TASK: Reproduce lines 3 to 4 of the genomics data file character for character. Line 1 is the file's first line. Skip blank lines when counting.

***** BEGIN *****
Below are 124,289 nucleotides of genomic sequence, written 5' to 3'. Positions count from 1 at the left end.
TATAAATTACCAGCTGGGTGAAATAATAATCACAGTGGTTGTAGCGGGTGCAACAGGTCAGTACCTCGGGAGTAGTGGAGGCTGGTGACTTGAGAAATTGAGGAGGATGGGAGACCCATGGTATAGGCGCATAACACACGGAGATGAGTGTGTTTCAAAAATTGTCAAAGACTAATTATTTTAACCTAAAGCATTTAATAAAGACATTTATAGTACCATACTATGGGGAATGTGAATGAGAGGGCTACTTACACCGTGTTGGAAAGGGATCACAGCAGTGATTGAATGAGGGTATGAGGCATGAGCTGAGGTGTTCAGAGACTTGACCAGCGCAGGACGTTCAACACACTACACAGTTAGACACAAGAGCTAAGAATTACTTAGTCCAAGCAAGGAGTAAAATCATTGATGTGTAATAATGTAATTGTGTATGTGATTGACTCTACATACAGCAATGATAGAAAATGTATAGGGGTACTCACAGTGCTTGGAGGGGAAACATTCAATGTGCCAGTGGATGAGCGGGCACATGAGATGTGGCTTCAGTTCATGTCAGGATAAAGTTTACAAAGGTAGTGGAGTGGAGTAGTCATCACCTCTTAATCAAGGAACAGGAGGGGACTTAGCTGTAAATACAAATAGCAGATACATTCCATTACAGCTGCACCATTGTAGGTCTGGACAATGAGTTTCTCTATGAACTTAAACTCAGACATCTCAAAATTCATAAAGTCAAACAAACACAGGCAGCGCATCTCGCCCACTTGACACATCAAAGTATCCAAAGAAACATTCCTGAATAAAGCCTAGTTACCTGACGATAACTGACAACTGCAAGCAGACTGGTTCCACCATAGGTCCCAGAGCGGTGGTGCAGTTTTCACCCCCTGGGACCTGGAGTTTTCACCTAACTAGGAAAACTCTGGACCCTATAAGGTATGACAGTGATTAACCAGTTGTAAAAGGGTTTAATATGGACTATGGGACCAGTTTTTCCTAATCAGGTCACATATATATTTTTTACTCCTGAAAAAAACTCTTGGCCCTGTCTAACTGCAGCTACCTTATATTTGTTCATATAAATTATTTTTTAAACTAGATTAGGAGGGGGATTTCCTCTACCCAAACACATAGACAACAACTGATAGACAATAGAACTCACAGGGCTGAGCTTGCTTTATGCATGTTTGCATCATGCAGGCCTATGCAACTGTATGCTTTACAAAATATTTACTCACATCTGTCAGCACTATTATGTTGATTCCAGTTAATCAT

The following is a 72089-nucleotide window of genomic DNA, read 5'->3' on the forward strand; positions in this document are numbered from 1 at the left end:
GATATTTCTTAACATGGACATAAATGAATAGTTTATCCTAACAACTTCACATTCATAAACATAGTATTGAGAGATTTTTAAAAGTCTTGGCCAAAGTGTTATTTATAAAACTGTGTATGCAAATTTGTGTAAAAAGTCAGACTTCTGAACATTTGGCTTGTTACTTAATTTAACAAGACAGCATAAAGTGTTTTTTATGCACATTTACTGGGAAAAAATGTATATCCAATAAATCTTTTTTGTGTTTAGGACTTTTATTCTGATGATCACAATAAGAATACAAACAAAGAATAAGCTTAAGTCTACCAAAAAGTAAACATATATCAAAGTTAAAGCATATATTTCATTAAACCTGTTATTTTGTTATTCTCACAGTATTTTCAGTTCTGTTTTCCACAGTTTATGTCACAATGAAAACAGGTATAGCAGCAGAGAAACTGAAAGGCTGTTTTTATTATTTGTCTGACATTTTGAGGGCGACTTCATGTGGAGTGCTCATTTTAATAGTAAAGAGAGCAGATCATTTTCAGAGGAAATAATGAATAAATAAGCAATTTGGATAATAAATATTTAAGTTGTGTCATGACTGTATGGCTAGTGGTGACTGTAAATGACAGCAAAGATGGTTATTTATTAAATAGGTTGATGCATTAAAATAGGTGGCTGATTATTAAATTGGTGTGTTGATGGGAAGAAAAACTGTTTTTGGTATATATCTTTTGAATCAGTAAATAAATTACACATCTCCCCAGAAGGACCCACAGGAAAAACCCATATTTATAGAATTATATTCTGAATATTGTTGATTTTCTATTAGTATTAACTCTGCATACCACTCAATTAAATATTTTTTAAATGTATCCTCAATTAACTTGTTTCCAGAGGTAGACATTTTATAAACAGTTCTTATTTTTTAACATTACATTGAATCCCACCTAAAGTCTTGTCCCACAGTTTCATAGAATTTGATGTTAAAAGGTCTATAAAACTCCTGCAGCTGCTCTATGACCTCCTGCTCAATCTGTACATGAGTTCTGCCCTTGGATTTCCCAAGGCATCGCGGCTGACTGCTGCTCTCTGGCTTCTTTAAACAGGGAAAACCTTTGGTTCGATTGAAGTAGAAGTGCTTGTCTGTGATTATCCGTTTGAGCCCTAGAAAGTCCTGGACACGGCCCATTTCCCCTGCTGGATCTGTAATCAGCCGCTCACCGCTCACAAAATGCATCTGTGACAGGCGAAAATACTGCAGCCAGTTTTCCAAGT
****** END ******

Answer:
The following is a 72089-nucleotide window of genomic DNA, read 5'->3' on the forward strand; positions in this document are numbered from 1 at the left end:
GATATTTCTTAACATGGACATAAATGAATAGTTTATCCTAACAACTTCACATTCATAAACATAGTATTGAGAGATTTTTAAAAGTCTTGGCCAAAGTGTTATTTATAAAACTGTGTATGCAAATTTGTGTAAAAAGTCAGACTTCTGAACATTTGGCTTGTTACTTAATTTAACAAGACAGCATAAAGTGTTTTTTATGCACATTTACTGGGAAAAAATGTATATCCAATAAATCTTTTTTGTGTTTAGGACTTTTATTCTGATGATCACAATAAGAATACAAACAAAGAATAAGCTTAAGTCTACCAAAAAGTAAACATATATCAAAGTTAAAGCATATATTTCATTAAACCTGTTATTTTGTTATTCTCACAGTATTTTCAGTTCTGTTTTCCACAGTTTATGTCACAATGAAAACAGGTATAGCAGCAGAGAAACTGAAAGGCTGTTTTTATTATTTGTCTGACATTTTGAGGGCGACTTCATGTGGAGTGCTCATTTTAATAGTAAAGAGAGCAGATCATTTTCAGAGGAAATAATGAATAAATAAGCAATTTGGATAATAAATATTTAAGTTGTGTCATGACTGTATGGCTAGTGGTGACTGTAAATGACAGCAAAGATGGTTATTTATTAAATAGGTTGATGCATTAAAATAGGTGGCTGATTATTAAATTGGTGTGTTGATGGGAAGAAAAACTGTTTTTGGTATATATCTTTTGAATCAGTAAATAAATTACACATCTCCCCAGAAGGACCCACAGGAAAAACCCATATTTATAGAATTATATTCTGAATATTGTTGATTTTCTATTAGTATTAACTCTGCATACCACTCAATTAAATATTTTTTAAATGTATCCTCAATTAACTTGTTTCCAGAGGTAGACATTTTATAAACAGTTCTTATTTTTTAACATTACATTGAATCCCACCTAAAGTCTTGTCCCACAGTTTCATAGAATTTGATGTTAAAAGGTCTATAAAACTCCTGCAGCTGCTCTATGACCTCCTGCTCAATCTGTACATGAGTTCTGCCCTTGGATTTCCCAAGGCATCGCGGCTGACTGCTGCTCTCTGGCTTCTTTAAACAGGGAAAACCTTTGGTTCGATTGAAGTAGAAGTGCTTGTCTGTGATTATCCGTTTGAGCCCTAGAAAGTCCTGGACACGGCCCATTTCCCCTGCTGGATCTGTAATCAGCCGCTCACCGCTCACAAAATGCATCTGTGACAGGCGAAAATACTGCAGCCAGTTTTCCAAGT